Over morning coffee, five friends inspire "Merry Christmas" billboards nationwide
“As Christians, we were offended,” the five told the morning news shows. Over coffee, Joanne Brown, Linda Bennett, Judi Hanna, Laurie Kramer and Pat See, all of the Youngstown, Ohio, area — lamented Americans’ increasingly “politically correct” pressure to mumble “Happy Holidays” rather than risk offending someone by saying “Merry Christmas.” What could they do about it? They came up with the idea of billboards. Within weeks, they had raised enough money for two billboards reading, “I miss hearing you say Merry Christmas” and “Why have you stopped saying Merry Christmas?” Both were signed, “Jesus.” More

Ministry raising dough for Haitian bakers
The Christian Post
If you teach a man to bake, he’ll have bread for life. For husband and wife team Rick and Debbi Sands, this philosophy is part of the ingredients for their new mission to help feed the hungry in Ouanaminthe, Haiti. The Sandses, who own the Great Harvest Bread Co. in Stow, Ohio, have bread in their blood. But Rick said last year he felt like God was calling them to build a bakery in a third world country. He wrote in a blog post, “I have always had a heart for world hunger and felt called to step up and take a stand.” Their bakery idea took off when their home church in Hudson, Ohio, held a meeting about a vocational school in Haiti called Institution Univers. The Sandses met with the director and founder of the school, Hugues Bastien, and began discussing where their bakery might fit into the school’s vocational programs. More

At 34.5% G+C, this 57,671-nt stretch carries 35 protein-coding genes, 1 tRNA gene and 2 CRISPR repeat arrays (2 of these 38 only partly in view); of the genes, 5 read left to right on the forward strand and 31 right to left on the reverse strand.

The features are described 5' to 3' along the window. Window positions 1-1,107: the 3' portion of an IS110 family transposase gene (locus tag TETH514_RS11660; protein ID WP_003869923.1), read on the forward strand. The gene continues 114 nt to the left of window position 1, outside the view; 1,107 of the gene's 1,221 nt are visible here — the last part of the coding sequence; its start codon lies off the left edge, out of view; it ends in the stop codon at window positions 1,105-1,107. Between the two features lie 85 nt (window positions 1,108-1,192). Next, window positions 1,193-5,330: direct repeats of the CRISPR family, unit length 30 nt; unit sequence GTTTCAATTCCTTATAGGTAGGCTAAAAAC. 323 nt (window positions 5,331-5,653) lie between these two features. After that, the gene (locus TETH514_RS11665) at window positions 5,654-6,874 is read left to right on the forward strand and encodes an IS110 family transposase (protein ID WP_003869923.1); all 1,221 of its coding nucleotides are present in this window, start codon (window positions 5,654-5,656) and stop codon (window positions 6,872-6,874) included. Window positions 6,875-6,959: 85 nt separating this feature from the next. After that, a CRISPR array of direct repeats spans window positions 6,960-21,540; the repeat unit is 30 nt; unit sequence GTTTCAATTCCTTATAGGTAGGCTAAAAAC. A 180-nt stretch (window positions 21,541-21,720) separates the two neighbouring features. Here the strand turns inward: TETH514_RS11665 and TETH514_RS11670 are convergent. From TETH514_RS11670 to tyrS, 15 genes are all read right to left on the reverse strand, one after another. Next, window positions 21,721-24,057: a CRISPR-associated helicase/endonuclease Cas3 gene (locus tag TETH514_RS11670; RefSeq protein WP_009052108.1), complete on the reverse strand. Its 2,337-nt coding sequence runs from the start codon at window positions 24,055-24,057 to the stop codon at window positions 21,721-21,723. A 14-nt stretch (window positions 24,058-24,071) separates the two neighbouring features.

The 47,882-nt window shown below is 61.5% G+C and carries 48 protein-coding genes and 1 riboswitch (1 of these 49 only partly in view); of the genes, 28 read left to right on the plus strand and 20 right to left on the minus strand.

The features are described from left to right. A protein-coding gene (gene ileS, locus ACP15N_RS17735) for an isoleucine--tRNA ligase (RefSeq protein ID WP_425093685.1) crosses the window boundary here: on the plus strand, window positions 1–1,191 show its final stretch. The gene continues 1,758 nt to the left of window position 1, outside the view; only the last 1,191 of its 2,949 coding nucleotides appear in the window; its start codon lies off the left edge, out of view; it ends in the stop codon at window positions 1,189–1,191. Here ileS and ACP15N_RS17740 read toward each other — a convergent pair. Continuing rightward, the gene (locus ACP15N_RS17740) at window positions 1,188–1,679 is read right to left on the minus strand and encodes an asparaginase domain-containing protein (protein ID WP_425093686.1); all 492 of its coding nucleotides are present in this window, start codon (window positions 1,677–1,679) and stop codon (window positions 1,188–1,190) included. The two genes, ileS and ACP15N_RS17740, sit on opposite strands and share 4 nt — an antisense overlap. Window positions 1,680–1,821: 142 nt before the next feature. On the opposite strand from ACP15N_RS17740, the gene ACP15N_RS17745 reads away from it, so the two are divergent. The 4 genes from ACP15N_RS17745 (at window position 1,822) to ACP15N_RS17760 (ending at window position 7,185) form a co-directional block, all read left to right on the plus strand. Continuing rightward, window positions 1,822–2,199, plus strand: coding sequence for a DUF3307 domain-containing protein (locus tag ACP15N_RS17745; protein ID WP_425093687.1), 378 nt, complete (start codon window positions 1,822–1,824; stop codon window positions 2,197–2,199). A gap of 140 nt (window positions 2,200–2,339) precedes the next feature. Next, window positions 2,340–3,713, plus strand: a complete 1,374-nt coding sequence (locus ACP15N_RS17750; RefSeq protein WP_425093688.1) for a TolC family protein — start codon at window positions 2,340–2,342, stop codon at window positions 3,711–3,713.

Church takes up a collection of DNA from the faithful
News & Observer
First Presbyterian Church of Durham, N.C., made the notion of giving of one's self a literal one this holiday season. The downtown church on Sunday held a drive that signed up 49 people to a national registry of bone marrow and stem cell donors. Congregants of several downtown Durham churches paid a visit to First Presbyterian to register for the National Marrow Donor Program and to stick four cotton swabs in their cheeks to collect stem cells. "At Christmas, we ask the question, 'What can I give for others?' " said the Rev. Joe Harvard, the church's pastor. "Well, you can give of yourself." More

St. Louis church channels anger over Pujols for good
Religion News Service via USA Today
As members of The Gathering began to hear of the gnashing of teeth and rending of garments after Cardinals first baseman Albert Pujols had signed a $254 million contract with the Los Angeles Angels of Anaheim, they decided to act. "We heard people were burning their Pujols jerseys, and someone said, 'Why don't we ask them to donate the jerseys, and we'll give them away?'" said the Rev. Matt Miofsky, the pastor of the United Methodist church. The 5-year-old church christened the effort, the "Recycle the Five Drive," a play on Pujols' jersey number. It began Facebook and Twitter campaigns to let disappointed Cardinals fans turn their anger into a positive. More